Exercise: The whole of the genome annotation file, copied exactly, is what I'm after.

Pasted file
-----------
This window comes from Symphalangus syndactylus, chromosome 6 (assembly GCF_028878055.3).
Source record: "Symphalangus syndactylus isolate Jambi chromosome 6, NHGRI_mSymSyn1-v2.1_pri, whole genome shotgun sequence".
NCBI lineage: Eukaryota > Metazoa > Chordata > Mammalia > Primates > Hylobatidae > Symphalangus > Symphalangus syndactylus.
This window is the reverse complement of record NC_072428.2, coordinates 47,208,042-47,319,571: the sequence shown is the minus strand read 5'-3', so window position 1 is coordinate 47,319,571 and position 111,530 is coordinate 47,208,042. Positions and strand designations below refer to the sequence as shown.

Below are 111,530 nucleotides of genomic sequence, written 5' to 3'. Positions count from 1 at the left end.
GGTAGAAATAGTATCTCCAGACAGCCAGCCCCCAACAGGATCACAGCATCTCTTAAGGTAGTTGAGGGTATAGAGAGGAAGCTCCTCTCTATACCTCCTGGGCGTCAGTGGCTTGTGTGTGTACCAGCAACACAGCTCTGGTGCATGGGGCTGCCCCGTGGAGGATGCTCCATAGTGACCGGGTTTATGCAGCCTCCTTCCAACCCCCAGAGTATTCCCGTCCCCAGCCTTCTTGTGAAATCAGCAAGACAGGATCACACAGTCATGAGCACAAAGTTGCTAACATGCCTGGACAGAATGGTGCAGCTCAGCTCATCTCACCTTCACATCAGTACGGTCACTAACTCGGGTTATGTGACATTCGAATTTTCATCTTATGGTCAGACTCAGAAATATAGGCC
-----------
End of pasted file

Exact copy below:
This window comes from Symphalangus syndactylus, chromosome 6 (assembly GCF_028878055.3).
Source record: "Symphalangus syndactylus isolate Jambi chromosome 6, NHGRI_mSymSyn1-v2.1_pri, whole genome shotgun sequence".
NCBI lineage: Eukaryota > Metazoa > Chordata > Mammalia > Primates > Hylobatidae > Symphalangus > Symphalangus syndactylus.
This window is the reverse complement of record NC_072428.2, coordinates 47,208,042-47,319,571: the sequence shown is the minus strand read 5'-3', so window position 1 is coordinate 47,319,571 and position 111,530 is coordinate 47,208,042. Positions and strand designations below refer to the sequence as shown.

Below are 111,530 nucleotides of genomic sequence, written 5' to 3'. Positions count from 1 at the left end.
GGTAGAAATAGTATCTCCAGACAGCCAGCCCCCAACAGGATCACAGCATCTCTTAAGGTAGTTGAGGGTATAGAGAGGAAGCTCCTCTCTATACCTCCTGGGCGTCAGTGGCTTGTGTGTGTACCAGCAACACAGCTCTGGTGCATGGGGCTGCCCCGTGGAGGATGCTCCATAGTGACCGGGTTTATGCAGCCTCCTTCCAACCCCCAGAGTATTCCCGTCCCCAGCCTTCTTGTGAAATCAGCAAGACAGGATCACACAGTCATGAGCACAAAGTTGCTAACATGCCTGGACAGAATGGTGCAGCTCAGCTCATCTCACCTTCACATCAGTACGGTCACTAACTCGGGTTATGTGACATTCGAATTTTCATCTTATGGTCAGACTCAGAAATATAGGCC